Knowing the Catalan situation, I can only say that this article is extremely biased and does not respond to a fair view of the facts. Some assertions, for example regarding the usage of Spanish language,are simply false.

  • Mr.Albert

    What an unfortunate article, where do you get your "facts" from?
    Waste of time!

  • from barcelona

    This article is propaganda. A very biased opinion, far away from the democratic Spanish mainstream. Filled with lot of wrong facts and wrong data.
    This kind of propaganda could be effective in the XX century but not now in the Internet era.

  • joan

    Thanks for the article, but as John Reeves said, it follows precisely the body of ideas of the Franco Regents.
    If you are interested about there are plenty of info around.

  • Sven

    Spanish ultra nationalism writes at the same wave, obviously, they also consider that Jesus spoke spanish.

  • montserrat gorina-ysern

    many catalans have jewish ancestry and
    this article is utterly innacurate and blatantly biased.

  • Jack Davey

    What an idiotic article, how can you possibly hope to attract readers when you publish this kind of rubbish?

  • Patrizio Rigobon

    I wonder if the author has ever been to Catalonia and ever studied its culture, language and history. If not (as it clearly seems) I can provide him with a short-list of books (also in English) not written by ferocious catalan independence supporters where to find useful information for an unprejudiced and unbiased article. Just one question: if it is true that "only 34% of Catalonians identify Catalan as their mother tongue, and if one considers writing ability, the percentage never exceeds the 30+ percentile" why does the Spanish government fear a referendum? Maybe things are a little bit different.

  • It is impossible for me to conceive that this article has been written in good faith. Never in my 64 years have I ever read such a load of offensive balderdash. It is liberally laced with not just bias but out and out lies.
    The article is a discredit to your publication and I would strongly advise you both to internally investigate at whose instigation it was written in the first place, and most certainly to withdraw it from your website, and commission a more balanced and authoritiative coverage of what for Catalonia is the most enthralling and moving period in its recent history.

  • Mariab

    Shane on you…. Not worth it reading or buying this paper.

  • Zachary Kirkpatrick

    If you are looking for useful analysis on the situation in Catalonia, don’t expect it here. I’d love to see some actual evidence of these claims. Businesses not participating in the Via Catalan are attacked – can you provide even one example of this? Who is waving ETA flags in Catalonia? Who is arguing for Catalan racial superiority?

    Geopoliticalmonitor is a joke, I’d recommend hiring someone who has actually been to Catalonia and speaks the language. Keep this article to read next year for entertainment on how wildly wrong it was.

  • Manuel del Campo Osuna

    Espana: UNA, GRANDE, y LIBRE

  • Betty Lopez

    Espana: una, Grande y Libre.

  • Anders Mikkelsen

    Amazing, I am not from Spain and the article seems biased even to me. Apparently lots of commentators here agree.

  • Leonor Medina-Estevez

    Mr. Ljungquist obviously was able to investigate this issue beyond what the Catalan nationalist extremists are saying here in Spain, and, judging by the miss-informed coments here, also outide of Spain. Catalonia spends millions of euros a year in propaganda, and by the looks of it, it works! Thank you for your informative and correct article.

  • Francisco Gálvez

    And this is what happens when you have an analyst read a couple twitter feeds on a language he’s not fluent in, then ask him to provide a sutuation report. Mr. Ljungquist has set the focus on the extremist fringes of both sides of the debate and the article suffers as a result. "Democracia Nacional" is not quite a "pr-democracy" party but a neo-nazi third positionist organization, and few if any in the catalonian secessionist movement take heed of XIXth Century racialist theories.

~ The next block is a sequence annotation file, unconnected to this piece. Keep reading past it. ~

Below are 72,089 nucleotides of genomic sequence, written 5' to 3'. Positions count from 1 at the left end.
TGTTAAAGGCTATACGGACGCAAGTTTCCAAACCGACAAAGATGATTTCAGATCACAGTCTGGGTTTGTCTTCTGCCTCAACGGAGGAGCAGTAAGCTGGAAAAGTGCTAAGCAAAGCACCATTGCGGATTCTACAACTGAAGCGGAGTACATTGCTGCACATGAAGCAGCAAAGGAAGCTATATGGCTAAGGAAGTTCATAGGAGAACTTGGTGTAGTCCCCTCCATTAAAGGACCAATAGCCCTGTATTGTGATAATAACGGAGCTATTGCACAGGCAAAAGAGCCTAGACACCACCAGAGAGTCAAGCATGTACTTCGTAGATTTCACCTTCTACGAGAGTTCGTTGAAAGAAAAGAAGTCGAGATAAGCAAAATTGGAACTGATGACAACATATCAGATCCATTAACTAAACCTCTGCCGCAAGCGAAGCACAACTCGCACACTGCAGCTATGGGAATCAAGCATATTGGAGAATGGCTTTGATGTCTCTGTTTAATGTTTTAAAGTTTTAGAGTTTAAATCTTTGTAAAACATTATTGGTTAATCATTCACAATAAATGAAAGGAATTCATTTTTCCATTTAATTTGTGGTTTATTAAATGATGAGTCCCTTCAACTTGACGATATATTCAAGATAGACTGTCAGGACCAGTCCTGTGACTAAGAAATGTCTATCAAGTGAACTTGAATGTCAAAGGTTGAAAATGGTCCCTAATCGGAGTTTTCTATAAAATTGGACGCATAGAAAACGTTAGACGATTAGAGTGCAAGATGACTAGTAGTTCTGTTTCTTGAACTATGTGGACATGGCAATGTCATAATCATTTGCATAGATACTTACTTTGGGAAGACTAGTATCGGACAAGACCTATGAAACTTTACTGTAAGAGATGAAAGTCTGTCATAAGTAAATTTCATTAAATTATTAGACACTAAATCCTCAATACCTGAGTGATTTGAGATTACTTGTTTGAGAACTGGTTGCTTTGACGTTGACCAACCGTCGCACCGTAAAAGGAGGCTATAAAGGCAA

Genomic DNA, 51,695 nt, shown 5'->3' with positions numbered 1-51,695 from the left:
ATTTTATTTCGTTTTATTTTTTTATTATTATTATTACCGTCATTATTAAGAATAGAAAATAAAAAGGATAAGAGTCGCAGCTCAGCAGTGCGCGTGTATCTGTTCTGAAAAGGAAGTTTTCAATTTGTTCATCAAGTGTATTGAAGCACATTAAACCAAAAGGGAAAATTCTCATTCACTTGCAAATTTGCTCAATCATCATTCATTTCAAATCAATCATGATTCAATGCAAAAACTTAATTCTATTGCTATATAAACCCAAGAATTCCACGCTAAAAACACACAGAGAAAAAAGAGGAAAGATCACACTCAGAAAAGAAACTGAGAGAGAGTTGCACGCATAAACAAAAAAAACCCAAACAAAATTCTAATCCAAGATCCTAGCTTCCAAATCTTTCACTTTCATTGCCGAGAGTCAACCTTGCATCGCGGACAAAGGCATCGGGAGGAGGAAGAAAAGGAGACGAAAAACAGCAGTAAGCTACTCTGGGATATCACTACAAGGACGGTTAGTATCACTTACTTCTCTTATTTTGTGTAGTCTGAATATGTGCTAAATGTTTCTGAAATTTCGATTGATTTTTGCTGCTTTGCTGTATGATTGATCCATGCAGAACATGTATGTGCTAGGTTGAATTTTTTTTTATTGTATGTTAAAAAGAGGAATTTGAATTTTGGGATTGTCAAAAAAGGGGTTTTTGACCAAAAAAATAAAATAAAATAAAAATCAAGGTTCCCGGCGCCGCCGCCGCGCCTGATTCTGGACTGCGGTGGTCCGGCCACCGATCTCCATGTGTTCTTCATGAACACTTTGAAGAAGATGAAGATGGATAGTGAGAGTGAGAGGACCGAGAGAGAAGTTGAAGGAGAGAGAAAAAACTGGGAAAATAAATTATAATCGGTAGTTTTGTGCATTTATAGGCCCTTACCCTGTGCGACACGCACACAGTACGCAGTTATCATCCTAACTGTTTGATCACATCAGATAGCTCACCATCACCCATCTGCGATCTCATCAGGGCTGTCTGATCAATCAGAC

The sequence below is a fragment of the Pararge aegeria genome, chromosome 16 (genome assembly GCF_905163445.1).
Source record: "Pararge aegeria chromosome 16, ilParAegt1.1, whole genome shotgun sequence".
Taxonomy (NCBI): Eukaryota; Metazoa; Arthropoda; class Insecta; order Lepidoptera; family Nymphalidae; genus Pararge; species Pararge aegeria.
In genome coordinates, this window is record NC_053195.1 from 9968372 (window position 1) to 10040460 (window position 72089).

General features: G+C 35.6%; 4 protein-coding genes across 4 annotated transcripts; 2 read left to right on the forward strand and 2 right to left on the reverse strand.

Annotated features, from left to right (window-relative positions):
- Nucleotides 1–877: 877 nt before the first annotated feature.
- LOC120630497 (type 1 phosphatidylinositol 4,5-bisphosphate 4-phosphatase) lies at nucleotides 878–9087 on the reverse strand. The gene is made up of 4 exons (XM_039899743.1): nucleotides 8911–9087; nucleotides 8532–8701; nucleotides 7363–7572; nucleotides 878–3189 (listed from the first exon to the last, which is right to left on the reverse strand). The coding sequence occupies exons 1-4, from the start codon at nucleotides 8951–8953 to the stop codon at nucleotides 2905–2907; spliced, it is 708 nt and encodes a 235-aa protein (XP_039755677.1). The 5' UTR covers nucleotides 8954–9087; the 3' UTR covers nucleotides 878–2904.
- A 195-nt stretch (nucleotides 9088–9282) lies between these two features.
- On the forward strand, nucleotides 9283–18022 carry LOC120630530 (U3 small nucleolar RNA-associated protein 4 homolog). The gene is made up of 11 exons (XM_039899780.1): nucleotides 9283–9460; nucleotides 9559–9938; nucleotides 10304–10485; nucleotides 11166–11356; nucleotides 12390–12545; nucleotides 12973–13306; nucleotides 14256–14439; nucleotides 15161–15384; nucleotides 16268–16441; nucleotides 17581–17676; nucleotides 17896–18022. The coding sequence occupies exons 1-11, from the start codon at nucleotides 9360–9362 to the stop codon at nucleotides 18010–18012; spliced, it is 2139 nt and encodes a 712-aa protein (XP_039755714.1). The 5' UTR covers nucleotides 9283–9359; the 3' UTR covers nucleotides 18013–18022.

I’m not denying there’s a certain risk of radicalization in the Catalan separatist movement, but not for the reasons posited above.

  • Cristian Galilea Belart

    It is very entertaining to see how so many people outside of Spain drink the shameless propaganda coming out of Barcelona and its nationalist radicals. Spain is an INDIVISIBLE country, like the U.S. and every dignified country. We will not allow our country to be divided by fanatical separatists. This article is TOO mild…the truth about the nationalists in Catalonia is far worse.

  • Malcolm Hume

    It’s amazing that the Spanish Marches of Charlemagne’s empire still feel the need to separate themselves from the rest of Spain – despite all material and political self interest pointing towards unity. People are so irrational. How is it relevant to desire a border that was drawn over 1200 years ago?

  • Jose Manuel

    All that we want is the dissolution of Spain.Too many people were killed by Spain,in Gallicia,Basque Country and Catalonia.Spain is na evil country and all the people that are opressed by Spain’s tirany should be free and live a peacufull life.Still today there are gallicians,basque and catalonians being arrested on the streets and in their homes with false accusations and kept ilegally arrested with no rights.Its a shame to have a country like this in the EU.Spain its like Turkey.It should leave the EU.It shame us all.

  • John Prior

    As I wrote to Vice-President Ms Viviane Redding some time ago, no answer came, I would love any EU oficial to visit me in my home on the Costa Brava, endure a few days of Madrid rule, get a really good view of things for themselves, and decide if they would be willing to put up with five minutes of this kind of treatment in THEIR country. Catalans are being exposed to extraordinary bouts of racial hatred (who in EU is becrying this?), their self-rule has been pulverized, and they are daily treated like a colony my Madrid. Come and see it for yoursélves!

  • Marcus Pucnik

    I think that this article is over the top in several aspects, yet some reactions to it, especially the calls that this article should not have been published, show that it is also right.

  • gerrillataverda

    I can’t imagine a better analysis of the catalan situation. Well done ! Don’t forget the bill to the spanish embassy after you get the Pulitzer Prize.